Our rule of testing the qualifications of members is briefly stated in the concluding part of the message of Revelation: “Here are they that keep the commandments of God, and the faith of Jesus.” These terms express the whole sum of every possible duty of fallen man; the commandments of God, the moral law “summarily contained in the ten commandments” (Webster), the duty of man under all circumstances, but now broken and therefore convicting all the world of sin. And the faith of Jesus, comprising all that is peculiar to the gospel of Christ as a remedy for sin; as the means of pardon, of restoration to obedience, and imparting a hope of eternal life through Christ our Lord. In a word, we have in these the sum total of all pure morality and all true religion.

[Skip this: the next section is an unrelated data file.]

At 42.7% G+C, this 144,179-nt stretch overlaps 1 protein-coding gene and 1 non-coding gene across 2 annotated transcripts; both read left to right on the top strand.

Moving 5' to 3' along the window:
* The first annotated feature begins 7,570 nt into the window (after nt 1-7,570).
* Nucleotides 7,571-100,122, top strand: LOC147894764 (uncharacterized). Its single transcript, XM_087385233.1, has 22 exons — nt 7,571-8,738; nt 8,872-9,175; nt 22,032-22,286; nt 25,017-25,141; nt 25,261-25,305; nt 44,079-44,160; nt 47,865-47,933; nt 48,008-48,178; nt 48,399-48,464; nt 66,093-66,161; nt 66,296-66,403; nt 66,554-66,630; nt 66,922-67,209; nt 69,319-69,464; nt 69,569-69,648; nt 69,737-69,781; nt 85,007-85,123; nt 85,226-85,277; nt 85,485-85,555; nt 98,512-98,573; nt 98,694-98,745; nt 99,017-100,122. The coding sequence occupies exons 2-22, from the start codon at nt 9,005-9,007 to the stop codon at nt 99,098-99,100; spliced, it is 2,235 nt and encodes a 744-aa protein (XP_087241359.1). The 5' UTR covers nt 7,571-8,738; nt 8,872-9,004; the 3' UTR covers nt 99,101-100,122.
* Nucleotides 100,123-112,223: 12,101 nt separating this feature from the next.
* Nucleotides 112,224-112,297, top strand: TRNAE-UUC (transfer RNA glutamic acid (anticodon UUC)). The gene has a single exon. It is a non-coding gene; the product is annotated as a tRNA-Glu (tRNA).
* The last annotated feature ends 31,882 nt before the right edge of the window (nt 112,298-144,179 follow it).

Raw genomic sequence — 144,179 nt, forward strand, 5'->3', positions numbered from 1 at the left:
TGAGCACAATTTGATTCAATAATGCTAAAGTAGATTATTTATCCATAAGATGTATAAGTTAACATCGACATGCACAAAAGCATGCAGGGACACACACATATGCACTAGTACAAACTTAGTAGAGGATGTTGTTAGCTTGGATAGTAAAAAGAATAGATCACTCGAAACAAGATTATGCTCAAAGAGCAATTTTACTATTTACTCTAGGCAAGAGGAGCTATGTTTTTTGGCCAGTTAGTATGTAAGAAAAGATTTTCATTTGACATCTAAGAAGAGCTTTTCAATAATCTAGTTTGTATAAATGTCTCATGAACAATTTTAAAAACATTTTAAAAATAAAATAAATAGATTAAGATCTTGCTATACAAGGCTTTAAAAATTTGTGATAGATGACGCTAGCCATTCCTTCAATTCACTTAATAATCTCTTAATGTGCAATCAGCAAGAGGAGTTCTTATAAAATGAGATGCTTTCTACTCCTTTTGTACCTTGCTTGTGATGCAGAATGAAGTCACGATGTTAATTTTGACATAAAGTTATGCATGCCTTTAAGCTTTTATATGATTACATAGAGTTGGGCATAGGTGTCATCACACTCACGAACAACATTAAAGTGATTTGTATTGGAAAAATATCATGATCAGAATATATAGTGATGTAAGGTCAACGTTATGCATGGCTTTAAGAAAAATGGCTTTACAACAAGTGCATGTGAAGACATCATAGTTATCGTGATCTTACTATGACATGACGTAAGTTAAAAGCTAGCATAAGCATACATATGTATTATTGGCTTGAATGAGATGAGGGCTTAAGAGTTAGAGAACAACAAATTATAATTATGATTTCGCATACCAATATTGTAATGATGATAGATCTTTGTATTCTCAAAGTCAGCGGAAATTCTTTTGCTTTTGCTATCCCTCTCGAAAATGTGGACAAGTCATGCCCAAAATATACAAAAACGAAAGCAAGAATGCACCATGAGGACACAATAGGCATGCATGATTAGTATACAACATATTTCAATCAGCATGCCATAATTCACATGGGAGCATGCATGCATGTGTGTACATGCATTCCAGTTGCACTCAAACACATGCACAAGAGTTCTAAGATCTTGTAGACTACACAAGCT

It is our firm belief that a person ought to have in his life and purpose a well-defined religious experience—a conviction of sin by the aid of the Holy Spirit, and a fixed determination to walk in the truth—before he should be accepted to church membership. But while these are among the requisites to membership, they do not impart to any individual the privileges which belong exclusively to church members. We speak now especially of that which we consider the third gospel ordinance—the Lord’s Supper. Many seem to suppose that, whatever may be their church relations, or if they have no relation to any church, they are entitled to the privilege of “communion” by virtue of their conversion; by reason of what they “feel” or have “experienced,” rather than by virtue of their conformity to the rules and regulations laid down for the guidance of the church and of church members. Against their claim we enter our hearty protest.